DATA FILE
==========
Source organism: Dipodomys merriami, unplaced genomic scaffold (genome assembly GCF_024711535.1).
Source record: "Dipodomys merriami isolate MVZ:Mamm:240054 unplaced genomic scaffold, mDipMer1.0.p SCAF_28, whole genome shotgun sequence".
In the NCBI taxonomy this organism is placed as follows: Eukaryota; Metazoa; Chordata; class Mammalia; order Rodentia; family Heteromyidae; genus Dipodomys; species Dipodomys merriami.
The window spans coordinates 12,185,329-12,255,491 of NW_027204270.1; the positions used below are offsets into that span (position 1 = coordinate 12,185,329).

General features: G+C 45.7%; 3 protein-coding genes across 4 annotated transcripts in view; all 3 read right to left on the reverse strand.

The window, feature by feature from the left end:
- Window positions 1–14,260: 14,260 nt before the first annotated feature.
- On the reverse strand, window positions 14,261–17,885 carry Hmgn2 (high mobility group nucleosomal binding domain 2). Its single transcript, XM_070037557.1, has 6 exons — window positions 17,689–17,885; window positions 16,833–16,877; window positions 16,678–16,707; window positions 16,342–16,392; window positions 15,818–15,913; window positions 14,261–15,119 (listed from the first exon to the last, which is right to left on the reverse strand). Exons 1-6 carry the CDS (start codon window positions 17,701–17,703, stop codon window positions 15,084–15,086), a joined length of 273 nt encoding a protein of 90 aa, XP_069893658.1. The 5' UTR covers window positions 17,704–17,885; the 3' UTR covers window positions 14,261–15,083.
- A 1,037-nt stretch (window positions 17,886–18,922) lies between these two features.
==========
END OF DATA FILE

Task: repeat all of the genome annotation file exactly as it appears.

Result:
Source organism: Dipodomys merriami, unplaced genomic scaffold (genome assembly GCF_024711535.1).
Source record: "Dipodomys merriami isolate MVZ:Mamm:240054 unplaced genomic scaffold, mDipMer1.0.p SCAF_28, whole genome shotgun sequence".
In the NCBI taxonomy this organism is placed as follows: Eukaryota; Metazoa; Chordata; class Mammalia; order Rodentia; family Heteromyidae; genus Dipodomys; species Dipodomys merriami.
The window spans coordinates 12,185,329-12,255,491 of NW_027204270.1; the positions used below are offsets into that span (position 1 = coordinate 12,185,329).

General features: G+C 45.7%; 3 protein-coding genes across 4 annotated transcripts in view; all 3 read right to left on the reverse strand.

The window, feature by feature from the left end:
- Window positions 1–14,260: 14,260 nt before the first annotated feature.
- On the reverse strand, window positions 14,261–17,885 carry Hmgn2 (high mobility group nucleosomal binding domain 2). Its single transcript, XM_070037557.1, has 6 exons — window positions 17,689–17,885; window positions 16,833–16,877; window positions 16,678–16,707; window positions 16,342–16,392; window positions 15,818–15,913; window positions 14,261–15,119 (listed from the first exon to the last, which is right to left on the reverse strand). Exons 1-6 carry the CDS (start codon window positions 17,701–17,703, stop codon window positions 15,084–15,086), a joined length of 273 nt encoding a protein of 90 aa, XP_069893658.1. The 5' UTR covers window positions 17,704–17,885; the 3' UTR covers window positions 14,261–15,083.
- A 1,037-nt stretch (window positions 17,886–18,922) lies between these two features.